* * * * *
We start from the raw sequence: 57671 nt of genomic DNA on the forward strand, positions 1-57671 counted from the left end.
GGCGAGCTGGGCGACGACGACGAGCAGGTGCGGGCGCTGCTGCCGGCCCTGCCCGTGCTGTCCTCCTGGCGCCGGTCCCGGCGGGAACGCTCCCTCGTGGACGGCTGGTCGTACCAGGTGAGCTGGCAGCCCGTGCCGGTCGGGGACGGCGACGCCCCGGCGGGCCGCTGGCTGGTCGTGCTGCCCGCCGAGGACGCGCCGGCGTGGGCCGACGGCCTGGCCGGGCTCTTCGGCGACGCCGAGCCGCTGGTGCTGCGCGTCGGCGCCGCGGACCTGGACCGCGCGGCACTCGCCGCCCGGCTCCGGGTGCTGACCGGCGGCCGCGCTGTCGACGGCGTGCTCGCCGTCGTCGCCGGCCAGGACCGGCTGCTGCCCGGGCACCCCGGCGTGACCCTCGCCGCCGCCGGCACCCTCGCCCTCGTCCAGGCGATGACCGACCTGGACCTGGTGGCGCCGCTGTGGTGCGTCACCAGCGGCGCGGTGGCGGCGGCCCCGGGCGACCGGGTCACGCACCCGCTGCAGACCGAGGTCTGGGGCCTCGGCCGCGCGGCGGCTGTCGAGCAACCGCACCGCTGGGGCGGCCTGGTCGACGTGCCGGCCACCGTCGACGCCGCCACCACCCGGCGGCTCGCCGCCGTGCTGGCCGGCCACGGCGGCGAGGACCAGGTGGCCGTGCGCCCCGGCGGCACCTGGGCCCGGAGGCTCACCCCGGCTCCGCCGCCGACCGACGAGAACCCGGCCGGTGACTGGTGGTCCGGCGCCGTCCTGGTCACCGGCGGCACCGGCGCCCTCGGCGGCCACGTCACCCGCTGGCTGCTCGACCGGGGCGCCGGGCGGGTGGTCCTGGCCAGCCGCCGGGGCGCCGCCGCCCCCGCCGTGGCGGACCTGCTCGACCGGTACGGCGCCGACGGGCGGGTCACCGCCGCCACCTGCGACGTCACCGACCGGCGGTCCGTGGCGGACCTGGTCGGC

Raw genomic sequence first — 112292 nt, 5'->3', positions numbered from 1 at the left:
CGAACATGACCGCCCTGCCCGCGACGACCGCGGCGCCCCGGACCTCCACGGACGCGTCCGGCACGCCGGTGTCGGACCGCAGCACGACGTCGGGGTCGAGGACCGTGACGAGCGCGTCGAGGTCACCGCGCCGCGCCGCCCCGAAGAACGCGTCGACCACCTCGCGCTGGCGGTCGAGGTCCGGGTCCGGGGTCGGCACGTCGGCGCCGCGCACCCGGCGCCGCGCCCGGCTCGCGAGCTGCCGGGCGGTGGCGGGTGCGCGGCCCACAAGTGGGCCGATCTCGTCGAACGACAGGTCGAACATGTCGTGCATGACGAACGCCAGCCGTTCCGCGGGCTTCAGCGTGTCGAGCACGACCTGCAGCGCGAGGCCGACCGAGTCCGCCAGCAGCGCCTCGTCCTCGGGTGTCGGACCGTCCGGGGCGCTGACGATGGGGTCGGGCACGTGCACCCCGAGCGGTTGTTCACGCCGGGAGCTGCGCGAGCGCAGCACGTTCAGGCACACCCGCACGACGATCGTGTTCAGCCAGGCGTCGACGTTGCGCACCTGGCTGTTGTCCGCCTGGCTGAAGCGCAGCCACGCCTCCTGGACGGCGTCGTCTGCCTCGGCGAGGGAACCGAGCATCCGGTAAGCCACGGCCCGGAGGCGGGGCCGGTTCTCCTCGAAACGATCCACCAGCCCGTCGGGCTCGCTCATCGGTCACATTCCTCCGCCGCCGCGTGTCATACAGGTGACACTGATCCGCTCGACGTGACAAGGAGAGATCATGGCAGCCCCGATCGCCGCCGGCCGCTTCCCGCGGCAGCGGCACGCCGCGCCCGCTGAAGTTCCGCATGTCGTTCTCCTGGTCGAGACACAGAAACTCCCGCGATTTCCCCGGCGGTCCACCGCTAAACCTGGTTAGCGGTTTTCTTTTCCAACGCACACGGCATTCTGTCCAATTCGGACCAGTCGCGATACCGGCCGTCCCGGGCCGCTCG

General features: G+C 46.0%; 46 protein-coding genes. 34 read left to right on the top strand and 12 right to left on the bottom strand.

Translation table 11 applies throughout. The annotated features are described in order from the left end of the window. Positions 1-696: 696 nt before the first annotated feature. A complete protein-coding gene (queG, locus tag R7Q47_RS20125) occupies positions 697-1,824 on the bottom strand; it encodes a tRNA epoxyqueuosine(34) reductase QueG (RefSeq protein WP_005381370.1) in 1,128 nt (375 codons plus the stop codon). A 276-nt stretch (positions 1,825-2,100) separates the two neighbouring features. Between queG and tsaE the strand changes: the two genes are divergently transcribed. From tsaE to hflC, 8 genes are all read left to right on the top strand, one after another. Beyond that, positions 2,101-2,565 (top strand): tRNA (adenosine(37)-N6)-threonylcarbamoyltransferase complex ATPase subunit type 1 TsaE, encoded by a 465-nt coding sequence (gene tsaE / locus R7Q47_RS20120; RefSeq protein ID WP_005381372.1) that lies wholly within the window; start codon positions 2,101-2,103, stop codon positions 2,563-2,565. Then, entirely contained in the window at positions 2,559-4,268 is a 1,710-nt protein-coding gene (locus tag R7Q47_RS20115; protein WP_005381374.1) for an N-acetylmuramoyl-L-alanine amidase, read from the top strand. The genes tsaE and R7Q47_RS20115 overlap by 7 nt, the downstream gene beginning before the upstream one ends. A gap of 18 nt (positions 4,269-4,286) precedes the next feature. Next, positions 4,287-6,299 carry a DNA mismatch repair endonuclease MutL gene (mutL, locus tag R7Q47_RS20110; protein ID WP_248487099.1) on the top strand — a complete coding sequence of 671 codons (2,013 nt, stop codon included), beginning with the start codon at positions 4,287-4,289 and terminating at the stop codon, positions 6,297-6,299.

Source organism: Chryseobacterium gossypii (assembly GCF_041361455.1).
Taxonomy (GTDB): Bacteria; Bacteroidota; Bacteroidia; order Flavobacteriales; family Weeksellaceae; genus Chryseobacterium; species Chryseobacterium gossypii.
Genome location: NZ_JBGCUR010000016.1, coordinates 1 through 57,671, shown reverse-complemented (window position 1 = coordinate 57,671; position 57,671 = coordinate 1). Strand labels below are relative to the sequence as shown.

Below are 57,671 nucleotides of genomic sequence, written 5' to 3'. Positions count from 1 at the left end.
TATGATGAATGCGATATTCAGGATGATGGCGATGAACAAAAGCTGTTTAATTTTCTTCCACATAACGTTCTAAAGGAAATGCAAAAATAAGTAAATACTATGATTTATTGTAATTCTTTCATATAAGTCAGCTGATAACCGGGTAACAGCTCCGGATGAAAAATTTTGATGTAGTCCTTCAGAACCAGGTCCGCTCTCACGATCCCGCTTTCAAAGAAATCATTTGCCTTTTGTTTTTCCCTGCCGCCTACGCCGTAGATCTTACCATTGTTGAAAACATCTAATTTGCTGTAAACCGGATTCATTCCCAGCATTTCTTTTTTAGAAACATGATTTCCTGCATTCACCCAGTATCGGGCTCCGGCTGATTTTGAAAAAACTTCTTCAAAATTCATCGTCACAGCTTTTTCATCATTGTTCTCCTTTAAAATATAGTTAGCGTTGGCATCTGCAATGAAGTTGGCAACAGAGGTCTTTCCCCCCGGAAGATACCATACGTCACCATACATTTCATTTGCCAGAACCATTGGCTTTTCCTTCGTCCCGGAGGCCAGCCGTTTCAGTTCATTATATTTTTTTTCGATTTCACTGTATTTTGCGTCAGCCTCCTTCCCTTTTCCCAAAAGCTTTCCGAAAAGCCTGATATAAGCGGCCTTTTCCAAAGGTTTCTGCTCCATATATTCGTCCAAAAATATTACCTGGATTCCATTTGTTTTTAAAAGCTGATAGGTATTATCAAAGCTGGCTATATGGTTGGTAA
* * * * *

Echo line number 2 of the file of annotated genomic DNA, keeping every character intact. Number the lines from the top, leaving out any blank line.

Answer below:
GGCGAGCTGGGCGACGACGACGAGCAGGTGCGGGCGCTGCTGCCGGCCCTGCCCGTGCTGTCCTCCTGGCGCCGGTCCCGGCGGGAACGCTCCCTCGTGGACGGCTGGTCGTACCAGGTGAGCTGGCAGCCCGTGCCGGTCGGGGACGGCGACGCCCCGGCGGGCCGCTGGCTGGTCGTGCTGCCCGCCGAGGACGCGCCGGCGTGGGCCGACGGCCTGGCCGGGCTCTTCGGCGACGCCGAGCCGCTGGTGCTGCGCGTCGGCGCCGCGGACCTGGACCGCGCGGCACTCGCCGCCCGGCTCCGGGTGCTGACCGGCGGCCGCGCTGTCGACGGCGTGCTCGCCGTCGTCGCCGGCCAGGACCGGCTGCTGCCCGGGCACCCCGGCGTGACCCTCGCCGCCGCCGGCACCCTCGCCCTCGTCCAGGCGATGACCGACCTGGACCTGGTGGCGCCGCTGTGGTGCGTCACCAGCGGCGCGGTGGCGGCGGCCCCGGGCGACCGGGTCACGCACCCGCTGCAGACCGAGGTCTGGGGCCTCGGCCGCGCGGCGGCTGTCGAGCAACCGCACCGCTGGGGCGGCCTGGTCGACGTGCCGGCCACCGTCGACGCCGCCACCACCCGGCGGCTCGCCGCCGTGCTGGCCGGCCACGGCGGCGAGGACCAGGTGGCCGTGCGCCCCGGCGGCACCTGGGCCCGGAGGCTCACCCCGGCTCCGCCGCCGACCGACGAGAACCCGGCCGGTGACTGGTGGTCCGGCGCCGTCCTGGTCACCGGCGGCACCGGCGCCCTCGGCGGCCACGTCACCCGCTGGCTGCTCGACCGGGGCGCCGGGCGGGTGGTCCTGGCCAGCCGCCGGGGCGCCGCCGCCCCCGCCGTGGCGGACCTGCTCGACCGGTACGGCGCCGACGGGCGGGTCACCGCCGCCACCTGCGACGTCACCGACCGGCGGTCCGTGGCGGACCTGGTCGGC